Bostick said the Triple Crown served its purpose of giving up-and-coming riders a shot to establish themselves. At the same time, it suffered because the riders who had already made names for themselves were turned off by the process of competing against such a bloated field.
“At the Triple Crown, every year we could have had 200 people in slopestyle. We had a huge waiting list and people wouldn’t show up for their starts, which would make it more of a mess,” Bostick said. “The X Games has led that charge to where there are more invitation-only events.”
Many riders appreciate the invite-only system, but not all.
“It makes the contest a lot better compared to the Grand Prix, where there are, like, 120 kids,” said Kevin Pearce, an up-and-comer who didn’t get an invite to this year’s X Games. “I don’t think there are any downfalls to it.”
Fisher even said he preferred the invite-only format of the Winter X Games because of the smaller field and the high level of riding. But being on the outside looking in gives you a different perspective, he said.
“I know that there are guys from certain (board) companies who are definitely picking their riders over others,” Fisher said. “It’s all politics.”
Some, like Aspen/Snowmass Team rider Doran Laybourn, believe that the Winter X Games should hold official qualifiers for certain events. Up until two years ago, there were a number of qualifiers, but competitors only qualified to make themselves eligible for an invite. The sport selection committees still reserved the right to withdraw invitations to the qualifier winners. Now, the only remaining qualifiers are last-chance events for boardercross and skiercross – and the possibility of having an invite rescinded still applies.
“It’s my hometown – all I want to do is be in the slopestyle and show everybody what’s up,” said Laybourn when asked about not getting an invite to this year’s games. “X Games should definitely have a qualifier. It’s just straight-up voted on by a group of people who aren’t really following the circuit too much. It’s kind of weird, man. It’s all about TV money and it’s corporate and that sucks.”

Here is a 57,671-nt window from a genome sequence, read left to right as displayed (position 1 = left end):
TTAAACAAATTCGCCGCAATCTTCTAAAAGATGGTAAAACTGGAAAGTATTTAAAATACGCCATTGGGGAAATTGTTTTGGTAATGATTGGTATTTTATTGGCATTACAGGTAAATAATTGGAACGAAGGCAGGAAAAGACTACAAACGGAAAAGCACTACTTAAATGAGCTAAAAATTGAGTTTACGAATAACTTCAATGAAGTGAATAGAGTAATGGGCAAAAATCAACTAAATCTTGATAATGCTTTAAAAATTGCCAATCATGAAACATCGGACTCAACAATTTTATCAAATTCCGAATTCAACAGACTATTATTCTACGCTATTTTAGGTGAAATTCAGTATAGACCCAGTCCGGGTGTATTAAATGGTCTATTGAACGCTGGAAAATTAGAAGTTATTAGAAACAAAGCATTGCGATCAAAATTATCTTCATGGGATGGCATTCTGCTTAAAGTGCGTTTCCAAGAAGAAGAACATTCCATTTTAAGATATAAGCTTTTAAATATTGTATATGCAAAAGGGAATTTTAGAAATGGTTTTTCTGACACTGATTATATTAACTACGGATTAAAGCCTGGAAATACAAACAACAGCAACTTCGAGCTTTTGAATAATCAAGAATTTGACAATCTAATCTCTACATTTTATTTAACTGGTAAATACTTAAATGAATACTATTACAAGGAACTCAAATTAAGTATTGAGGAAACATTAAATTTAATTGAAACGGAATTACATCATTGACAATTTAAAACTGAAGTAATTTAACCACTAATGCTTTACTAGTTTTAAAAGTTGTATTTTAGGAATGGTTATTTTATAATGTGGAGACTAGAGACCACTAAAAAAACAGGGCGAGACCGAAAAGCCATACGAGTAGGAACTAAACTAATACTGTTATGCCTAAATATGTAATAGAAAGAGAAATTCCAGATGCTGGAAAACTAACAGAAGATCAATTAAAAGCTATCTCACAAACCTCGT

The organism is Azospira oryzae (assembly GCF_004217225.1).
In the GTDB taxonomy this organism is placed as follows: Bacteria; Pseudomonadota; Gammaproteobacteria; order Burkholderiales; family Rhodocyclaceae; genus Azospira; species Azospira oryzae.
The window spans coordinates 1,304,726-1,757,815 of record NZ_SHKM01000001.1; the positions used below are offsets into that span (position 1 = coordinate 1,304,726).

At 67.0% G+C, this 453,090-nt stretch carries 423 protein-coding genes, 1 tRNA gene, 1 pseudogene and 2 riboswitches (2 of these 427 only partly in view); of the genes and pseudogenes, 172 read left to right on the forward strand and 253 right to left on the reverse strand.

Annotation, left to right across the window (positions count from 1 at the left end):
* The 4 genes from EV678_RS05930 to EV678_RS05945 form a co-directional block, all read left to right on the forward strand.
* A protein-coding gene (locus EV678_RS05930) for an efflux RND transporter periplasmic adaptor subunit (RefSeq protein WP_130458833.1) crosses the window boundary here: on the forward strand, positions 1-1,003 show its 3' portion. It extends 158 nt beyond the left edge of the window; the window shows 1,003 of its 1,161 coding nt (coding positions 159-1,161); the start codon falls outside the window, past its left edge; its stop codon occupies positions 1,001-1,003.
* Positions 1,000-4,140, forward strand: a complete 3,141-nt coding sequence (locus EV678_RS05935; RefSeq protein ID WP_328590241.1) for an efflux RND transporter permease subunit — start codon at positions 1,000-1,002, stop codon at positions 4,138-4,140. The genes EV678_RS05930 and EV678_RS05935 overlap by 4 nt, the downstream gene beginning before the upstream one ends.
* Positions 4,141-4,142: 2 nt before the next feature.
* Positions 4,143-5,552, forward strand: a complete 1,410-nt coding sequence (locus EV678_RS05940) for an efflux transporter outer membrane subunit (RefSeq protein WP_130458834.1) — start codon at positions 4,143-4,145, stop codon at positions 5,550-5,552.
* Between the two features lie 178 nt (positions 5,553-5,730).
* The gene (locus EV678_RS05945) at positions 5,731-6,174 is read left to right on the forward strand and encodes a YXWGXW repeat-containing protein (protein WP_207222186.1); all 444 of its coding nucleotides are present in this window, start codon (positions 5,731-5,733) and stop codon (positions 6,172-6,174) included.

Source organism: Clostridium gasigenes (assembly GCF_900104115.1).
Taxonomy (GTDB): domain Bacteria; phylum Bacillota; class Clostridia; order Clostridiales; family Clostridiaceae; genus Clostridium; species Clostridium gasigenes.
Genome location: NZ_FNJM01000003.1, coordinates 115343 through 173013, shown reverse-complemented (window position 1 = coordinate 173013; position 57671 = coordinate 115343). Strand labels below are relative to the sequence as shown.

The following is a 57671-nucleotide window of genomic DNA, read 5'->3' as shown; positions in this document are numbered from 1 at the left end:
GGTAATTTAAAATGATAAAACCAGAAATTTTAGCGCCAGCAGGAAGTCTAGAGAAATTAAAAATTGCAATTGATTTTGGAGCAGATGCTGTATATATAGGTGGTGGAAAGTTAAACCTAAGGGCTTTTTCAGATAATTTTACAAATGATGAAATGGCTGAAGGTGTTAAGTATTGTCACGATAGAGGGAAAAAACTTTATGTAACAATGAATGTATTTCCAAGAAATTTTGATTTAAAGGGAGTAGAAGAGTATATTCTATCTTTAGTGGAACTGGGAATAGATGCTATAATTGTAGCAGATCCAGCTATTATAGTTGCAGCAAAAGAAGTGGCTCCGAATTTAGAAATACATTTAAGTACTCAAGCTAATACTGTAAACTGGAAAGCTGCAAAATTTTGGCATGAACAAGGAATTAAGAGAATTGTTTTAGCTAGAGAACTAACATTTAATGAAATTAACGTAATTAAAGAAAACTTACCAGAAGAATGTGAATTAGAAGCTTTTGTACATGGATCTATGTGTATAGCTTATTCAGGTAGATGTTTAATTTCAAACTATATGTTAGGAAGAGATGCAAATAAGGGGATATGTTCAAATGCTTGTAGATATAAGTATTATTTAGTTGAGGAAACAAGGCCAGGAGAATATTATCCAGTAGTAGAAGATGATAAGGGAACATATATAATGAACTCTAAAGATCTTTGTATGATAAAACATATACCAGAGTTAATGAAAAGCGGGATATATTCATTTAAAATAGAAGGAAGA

Not an exact science
Deciding who gets in and who doesn’t is a long, tedious process for each sport committee, Bostick said.
For snowboarding halfpipe and slopestyle, the top-10 finishers from the year before earn an automatic invite, Bostick said. The 11th spot is typically reserved for the winner of the USASA nationals.
For the remaining nine spots, Bostick and his four committee members keep tabs on the results of contests all year long. He also personally watches every new snowboarding video released each year to see who has the strongest segments.
“I’m more of a results guy, but you have to look at the videos because some of the best riders – like the guys for slopestyle – don’t compete a lot,” he said. “The X Games might be the one competition they do all year. We kind of come up with different names and pass them around and then we narrow it down to the best 20.”
As for Fisher, Bostick defended the decision not to extend an invite in the first wave of selections after Fisher’s disappointing performance in the superpipe last year. Bostick said the committee wanted to see how Fisher rode at the first two Grand Prix at Breckenridge.
After Fisher posted average results, Bostick said the committee held off again to see what happened at the third Grand Prix in Mount Bachelor. When Fisher finished sixth, and no one else stepped to the fore, the committee offered Fisher the spot.
“Maybe it was a slap in the face, but that’s what we wanted it to be,” Bostick said. “He didn’t have a great year last year, and we wanted him to basically get out there and charge. The feedback that I got back from Breckenridge was that he wasn’t on the same level as everyone else – the level that he’s capable of riding at. The guy’s an incredible rider, but we had to weigh in all the new kids who were out there stepping up.”
Fisher interprets the situation differently. Bostick’s comments about “being a results guy” and Gullotti’s remarks that the committee picks “the best of the best” and that a “name has nothing to do with it” don’t necessarily add up, he said.
“I guess I don’t make for good TV, because that’s all the X Games is,” said Fisher, who admitted his low-key personality might have hurt him in the selection process. “I realize now what the X Games is, but I definitely don’t think everyone does. It’s just action sports glorified for TV. It’s just entertainment.”
Nate Peterson’s e-mail address is email@example.com